Harbor seals prefer to frequent familiar resting sites. They may spend several days at sea and travel up to 50 kilometers in search of feeding grounds, and will also swim some distance upstream into freshwater in large rivers. Resting sites may be both rugged, rocky coasts, such as those of the Hebrides or the shorelines of New England, or sandy beaches.[4] Harbor seals frequently congregate in harbors, sandy intertidal zones,[4] and estuaries in pursuit of prey fish such as menhaden, anchovy, sea bass, herring, mackerel, cod, whiting and flatfish, and occasionally shrimp, crabs, mollusks and squid. Alantic subspecies of either Europe or North America will also exploit deeper dwelling fish of the genus Ammodytes as a food source and Pacific subspecies have been recorded occasionally consuming fish of the genus Oncorhynchus. Although primarily coastal, dives to over 500 m have been recorded.[5] Harbor seals have been recorded to attack, kill and eat several kinds of seabirds.[6]

Behavior and reproduction

Harbor seals are gregarious animals, though they do not form groups as large as some other seals. When not actively feeding they will haul to rest. They tend to be coastal, not venturing more than 20 kilometers offshore. Both courtship and mating occur underwater. The mating system is not known, but thought to be polygamous. Females give birth once per year, with a gestation period of approximately nine months.

Birthing of pups occurs annually on shore. The timing of the pupping season varies with location,[7] occurring in February for populations in lower latitudes, and as late as July in the subarctic zone. The mothers are the sole providers of care, with lactation lasting four to six weeks. Researchers have found males gather underwater, turn on their backs, put their heads together and vocalize to attract females ready for breeding.[8] The single pups are born well developed, capable of swimming and diving within hours. Suckling for three to four weeks, pups feed on the mother's rich, fatty milk and grow rapidly; born weighing up to 16 kilograms, the pups may double their weight by the time of weaning.

Harbor seals must spend a great deal of time on shore when moulting, which occurs shortly after breeding. This onshore time is important to the life cycle, and can be disturbed when there is substantial human presence.[9] The timing of onset of moult depends on the age and sex of the animal, with yearlings moulting first and adult males last.[10] A female will mate again immediately following the weaning of her pup. Harbor seals are sometimes reluctant to haul out in the presence of humans, so shoreline development and access must be carefully studied in known locations of seal haul out.

Harbor seals in California

The California population of subspecies richardsi amounted to approximately 25,000 individuals as of 1984. Pacific harbor seals or Californian harbor seals are found along the entire Pacific coast shoreline of the state. They prefer to remain relatively close to shore in subtidal and intertidal zones, and have not been seen beyond the Channel Islands as a pelagic form; moreover, they will often venture into bays and estuaries and even swim up coastal rivers. They feed in shallow littoral waters on herring, flounder, hake, anchovy, codfish and sculpin.[11]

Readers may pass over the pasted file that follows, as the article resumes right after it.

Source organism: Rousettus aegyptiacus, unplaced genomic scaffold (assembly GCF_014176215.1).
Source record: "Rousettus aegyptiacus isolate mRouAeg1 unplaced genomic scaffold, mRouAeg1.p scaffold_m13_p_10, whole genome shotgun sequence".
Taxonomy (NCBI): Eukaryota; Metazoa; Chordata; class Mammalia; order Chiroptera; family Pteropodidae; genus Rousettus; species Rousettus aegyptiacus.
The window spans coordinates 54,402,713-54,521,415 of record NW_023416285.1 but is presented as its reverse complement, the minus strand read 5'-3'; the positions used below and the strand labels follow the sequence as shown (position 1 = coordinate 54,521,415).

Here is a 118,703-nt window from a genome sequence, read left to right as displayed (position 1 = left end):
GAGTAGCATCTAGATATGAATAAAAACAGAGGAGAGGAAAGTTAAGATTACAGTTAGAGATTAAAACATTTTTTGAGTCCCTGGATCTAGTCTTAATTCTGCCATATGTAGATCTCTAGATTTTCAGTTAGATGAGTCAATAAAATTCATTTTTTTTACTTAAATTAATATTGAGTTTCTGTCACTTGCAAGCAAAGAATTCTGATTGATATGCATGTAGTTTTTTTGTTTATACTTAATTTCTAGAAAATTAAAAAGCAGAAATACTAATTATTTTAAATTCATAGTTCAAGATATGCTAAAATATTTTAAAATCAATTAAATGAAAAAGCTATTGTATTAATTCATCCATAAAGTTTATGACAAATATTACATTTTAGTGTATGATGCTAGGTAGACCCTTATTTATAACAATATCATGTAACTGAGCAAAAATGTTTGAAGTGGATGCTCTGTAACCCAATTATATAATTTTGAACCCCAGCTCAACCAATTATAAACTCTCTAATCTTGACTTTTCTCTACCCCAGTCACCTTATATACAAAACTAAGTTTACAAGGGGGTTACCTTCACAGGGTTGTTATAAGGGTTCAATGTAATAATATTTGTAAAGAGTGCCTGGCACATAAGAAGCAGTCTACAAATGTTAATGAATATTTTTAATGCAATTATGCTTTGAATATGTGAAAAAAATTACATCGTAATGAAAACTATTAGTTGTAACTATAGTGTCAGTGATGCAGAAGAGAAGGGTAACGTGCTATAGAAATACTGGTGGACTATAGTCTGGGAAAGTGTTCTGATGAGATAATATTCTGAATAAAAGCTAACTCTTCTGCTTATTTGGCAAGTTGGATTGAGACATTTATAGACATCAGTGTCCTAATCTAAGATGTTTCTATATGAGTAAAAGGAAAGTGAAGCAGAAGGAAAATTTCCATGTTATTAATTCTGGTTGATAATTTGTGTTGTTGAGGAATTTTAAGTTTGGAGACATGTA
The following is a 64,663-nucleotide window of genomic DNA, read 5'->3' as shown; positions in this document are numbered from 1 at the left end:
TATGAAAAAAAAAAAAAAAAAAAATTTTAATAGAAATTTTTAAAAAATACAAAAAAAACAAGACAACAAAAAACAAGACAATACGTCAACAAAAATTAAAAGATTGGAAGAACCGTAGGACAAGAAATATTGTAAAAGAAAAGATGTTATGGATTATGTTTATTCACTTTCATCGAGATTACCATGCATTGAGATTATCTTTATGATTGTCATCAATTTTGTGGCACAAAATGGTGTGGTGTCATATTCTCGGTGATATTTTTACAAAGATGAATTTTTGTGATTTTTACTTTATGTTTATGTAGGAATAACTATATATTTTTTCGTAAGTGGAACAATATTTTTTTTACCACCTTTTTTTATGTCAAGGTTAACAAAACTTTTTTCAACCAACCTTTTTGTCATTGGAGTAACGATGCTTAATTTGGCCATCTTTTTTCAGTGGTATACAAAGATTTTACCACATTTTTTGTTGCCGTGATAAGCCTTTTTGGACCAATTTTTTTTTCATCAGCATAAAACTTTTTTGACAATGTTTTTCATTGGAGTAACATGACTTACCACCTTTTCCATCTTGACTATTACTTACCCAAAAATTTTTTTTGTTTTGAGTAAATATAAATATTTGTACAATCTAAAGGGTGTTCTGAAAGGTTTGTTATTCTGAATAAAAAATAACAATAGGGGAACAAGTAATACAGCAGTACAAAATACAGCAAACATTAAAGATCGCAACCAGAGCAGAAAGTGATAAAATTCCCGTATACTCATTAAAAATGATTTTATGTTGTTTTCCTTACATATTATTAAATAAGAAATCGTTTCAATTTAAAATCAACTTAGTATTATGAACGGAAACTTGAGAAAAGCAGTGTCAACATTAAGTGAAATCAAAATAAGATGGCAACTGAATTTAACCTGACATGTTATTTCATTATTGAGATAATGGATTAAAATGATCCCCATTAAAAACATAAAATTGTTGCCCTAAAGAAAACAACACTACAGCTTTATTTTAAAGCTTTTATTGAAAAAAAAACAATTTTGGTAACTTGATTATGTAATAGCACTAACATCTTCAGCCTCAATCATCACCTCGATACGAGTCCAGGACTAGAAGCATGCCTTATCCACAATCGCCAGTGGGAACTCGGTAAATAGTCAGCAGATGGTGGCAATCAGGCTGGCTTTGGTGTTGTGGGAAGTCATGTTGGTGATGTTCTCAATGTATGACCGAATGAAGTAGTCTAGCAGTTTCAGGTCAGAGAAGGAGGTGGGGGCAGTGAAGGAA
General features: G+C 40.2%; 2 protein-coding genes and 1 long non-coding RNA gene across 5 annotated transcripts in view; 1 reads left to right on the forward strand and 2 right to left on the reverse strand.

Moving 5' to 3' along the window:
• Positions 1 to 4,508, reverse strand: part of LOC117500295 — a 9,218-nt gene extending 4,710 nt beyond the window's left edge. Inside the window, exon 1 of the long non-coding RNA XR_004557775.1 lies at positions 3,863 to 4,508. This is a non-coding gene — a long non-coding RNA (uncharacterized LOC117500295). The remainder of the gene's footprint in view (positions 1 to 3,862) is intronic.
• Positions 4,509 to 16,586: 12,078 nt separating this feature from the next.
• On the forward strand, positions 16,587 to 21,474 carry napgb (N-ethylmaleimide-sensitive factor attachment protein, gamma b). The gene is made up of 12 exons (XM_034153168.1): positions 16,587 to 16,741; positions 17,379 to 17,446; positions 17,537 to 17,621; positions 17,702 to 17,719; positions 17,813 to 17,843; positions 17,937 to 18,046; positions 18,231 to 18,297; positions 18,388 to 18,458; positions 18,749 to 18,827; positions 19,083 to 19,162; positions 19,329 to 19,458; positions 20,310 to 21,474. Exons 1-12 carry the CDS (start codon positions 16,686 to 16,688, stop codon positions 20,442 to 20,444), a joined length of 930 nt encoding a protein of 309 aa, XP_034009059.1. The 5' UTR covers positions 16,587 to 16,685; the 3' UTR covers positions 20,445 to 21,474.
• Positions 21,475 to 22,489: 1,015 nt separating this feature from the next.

Breeding occurs in California from March to May, pupping between April and May, depending on local populations. As top level feeders in the kelp forest, harbor seals enhance species diversity and productivity. They are preyed upon by killer whales (orcas) and white sharks.

Considerable scientific inquiry has been carried out by The Marine Mammal Center and other research organizations beginning in the 1980s regarding the incidence and transmission of diseases in harbor seals in the wild, including analysis of phocine herpesvirus.[12] In the San Francisco Bay, some harbor seals are fully or partially reddish in color, possibly caused by an accumulation of trace elements such as iron or selenium in the ocean, or a change in the hair follicles.

See also


  • California Wildlife, Volume III, Mammals, ed, by David C. Zeiner, William F. Laudenslayer and Kenneth E. Meyer, published by the California Department of Fish and Game, Apr., 1990.
  • CRC Handbook of Marine Mammal Medicine, edited by Leslie A Dierauf, Frances M D Gulland, CRC Press (2001) ISBN 0-8493-0839-9
  • Joan Hewitt, A Harbor Seal Pup Grows Up, Carolrhoda Books (2002) ISBN 1-57505-166-4

External links

  • ARKive - images and movies of the Harbor seal.
  • - photos of harbor seal haulouts from Alaska to the UK.
  • Marine Mammal Center - Harbor Seal
  • Harbor seal (Phoca vitulina) at Commons
  • Encyclopedia of Life
  • IUCN Red List
  • ) at BioLib
  • Global Biodiversity Information Facility
  • Animal Diversity Web
  • Smithsonian Institution - North American Mammals: Phoca vitulina